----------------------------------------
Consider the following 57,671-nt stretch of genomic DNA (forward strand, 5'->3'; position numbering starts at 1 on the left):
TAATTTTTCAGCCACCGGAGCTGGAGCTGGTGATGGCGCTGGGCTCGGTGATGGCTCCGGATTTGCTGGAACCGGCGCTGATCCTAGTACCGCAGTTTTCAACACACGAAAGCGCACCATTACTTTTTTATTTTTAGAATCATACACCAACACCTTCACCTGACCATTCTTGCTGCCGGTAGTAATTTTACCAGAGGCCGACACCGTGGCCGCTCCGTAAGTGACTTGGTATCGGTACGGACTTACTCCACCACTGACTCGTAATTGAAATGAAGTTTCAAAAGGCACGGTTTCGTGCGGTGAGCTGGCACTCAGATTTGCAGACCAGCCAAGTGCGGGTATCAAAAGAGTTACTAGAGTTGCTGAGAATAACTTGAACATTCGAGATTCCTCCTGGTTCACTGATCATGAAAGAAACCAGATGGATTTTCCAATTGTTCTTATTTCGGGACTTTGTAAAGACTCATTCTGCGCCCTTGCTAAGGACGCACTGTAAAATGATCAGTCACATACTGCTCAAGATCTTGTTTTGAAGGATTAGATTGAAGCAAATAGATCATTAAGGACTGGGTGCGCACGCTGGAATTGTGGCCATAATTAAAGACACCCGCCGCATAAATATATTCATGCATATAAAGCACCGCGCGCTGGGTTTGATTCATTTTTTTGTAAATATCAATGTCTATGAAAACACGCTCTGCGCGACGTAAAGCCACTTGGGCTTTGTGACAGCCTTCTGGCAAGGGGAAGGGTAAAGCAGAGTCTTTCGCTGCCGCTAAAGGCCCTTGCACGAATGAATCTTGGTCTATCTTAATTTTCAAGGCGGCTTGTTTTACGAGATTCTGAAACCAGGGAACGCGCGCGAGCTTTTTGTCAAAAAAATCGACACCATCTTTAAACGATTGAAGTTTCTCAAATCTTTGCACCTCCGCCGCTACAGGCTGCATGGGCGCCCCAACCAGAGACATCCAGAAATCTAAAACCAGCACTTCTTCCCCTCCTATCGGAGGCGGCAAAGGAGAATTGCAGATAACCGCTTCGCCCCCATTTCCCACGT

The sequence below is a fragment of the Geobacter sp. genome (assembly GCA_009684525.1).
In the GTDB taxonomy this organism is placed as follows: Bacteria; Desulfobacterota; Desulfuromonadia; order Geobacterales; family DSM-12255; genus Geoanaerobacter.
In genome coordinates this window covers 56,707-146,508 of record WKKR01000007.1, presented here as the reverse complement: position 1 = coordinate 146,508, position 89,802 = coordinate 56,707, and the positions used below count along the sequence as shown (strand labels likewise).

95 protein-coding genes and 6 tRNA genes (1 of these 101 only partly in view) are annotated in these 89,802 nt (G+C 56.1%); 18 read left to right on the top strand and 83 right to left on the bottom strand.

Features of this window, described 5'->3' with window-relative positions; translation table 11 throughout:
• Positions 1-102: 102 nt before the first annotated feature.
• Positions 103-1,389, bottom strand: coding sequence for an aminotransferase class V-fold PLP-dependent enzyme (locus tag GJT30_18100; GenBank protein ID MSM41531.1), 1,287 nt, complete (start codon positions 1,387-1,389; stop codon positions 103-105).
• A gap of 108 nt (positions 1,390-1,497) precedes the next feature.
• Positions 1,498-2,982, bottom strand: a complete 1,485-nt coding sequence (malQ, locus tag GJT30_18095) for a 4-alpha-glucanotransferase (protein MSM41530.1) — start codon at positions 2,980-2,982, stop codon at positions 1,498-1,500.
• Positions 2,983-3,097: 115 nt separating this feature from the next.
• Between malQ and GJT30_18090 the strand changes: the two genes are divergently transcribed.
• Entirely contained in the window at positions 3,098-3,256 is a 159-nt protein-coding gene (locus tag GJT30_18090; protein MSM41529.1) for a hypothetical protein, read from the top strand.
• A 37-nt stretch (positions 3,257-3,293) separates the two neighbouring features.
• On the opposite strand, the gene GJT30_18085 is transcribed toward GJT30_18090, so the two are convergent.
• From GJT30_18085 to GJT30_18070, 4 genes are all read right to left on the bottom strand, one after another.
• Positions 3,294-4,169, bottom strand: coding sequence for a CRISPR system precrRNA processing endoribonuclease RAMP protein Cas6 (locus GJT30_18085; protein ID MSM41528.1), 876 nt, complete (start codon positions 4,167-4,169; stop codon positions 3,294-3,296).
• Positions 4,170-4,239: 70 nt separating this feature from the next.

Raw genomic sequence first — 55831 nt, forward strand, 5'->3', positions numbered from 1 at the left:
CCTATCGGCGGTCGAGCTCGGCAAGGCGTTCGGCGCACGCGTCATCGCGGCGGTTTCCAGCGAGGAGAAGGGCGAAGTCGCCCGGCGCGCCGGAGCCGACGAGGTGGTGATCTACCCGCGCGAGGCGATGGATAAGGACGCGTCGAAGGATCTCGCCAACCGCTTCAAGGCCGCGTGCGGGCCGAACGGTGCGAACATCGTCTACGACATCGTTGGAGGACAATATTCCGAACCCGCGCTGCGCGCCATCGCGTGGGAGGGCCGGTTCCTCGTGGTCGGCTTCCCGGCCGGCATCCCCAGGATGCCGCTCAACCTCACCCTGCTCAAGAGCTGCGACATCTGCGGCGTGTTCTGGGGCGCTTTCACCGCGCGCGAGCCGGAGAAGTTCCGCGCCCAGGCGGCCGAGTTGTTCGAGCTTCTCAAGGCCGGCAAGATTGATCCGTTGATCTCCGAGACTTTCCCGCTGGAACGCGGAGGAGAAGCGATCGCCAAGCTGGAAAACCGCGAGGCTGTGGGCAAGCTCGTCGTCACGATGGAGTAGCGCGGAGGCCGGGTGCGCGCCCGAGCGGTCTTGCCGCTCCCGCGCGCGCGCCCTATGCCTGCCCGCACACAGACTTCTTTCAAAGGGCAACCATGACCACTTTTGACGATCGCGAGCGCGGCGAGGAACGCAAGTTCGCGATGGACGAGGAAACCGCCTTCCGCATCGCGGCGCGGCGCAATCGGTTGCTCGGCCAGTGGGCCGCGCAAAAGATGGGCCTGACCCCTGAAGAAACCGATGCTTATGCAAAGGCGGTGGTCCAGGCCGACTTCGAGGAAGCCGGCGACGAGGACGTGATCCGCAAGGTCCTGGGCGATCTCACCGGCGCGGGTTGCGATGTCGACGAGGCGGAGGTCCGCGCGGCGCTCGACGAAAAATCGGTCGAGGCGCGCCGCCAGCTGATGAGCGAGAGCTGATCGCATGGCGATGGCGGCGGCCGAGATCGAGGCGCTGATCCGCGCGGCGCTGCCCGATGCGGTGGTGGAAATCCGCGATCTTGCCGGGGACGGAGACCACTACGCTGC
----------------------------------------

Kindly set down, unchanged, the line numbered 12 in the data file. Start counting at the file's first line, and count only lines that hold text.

• Positions 2,983-3,097: 115 nt separating this feature from the next.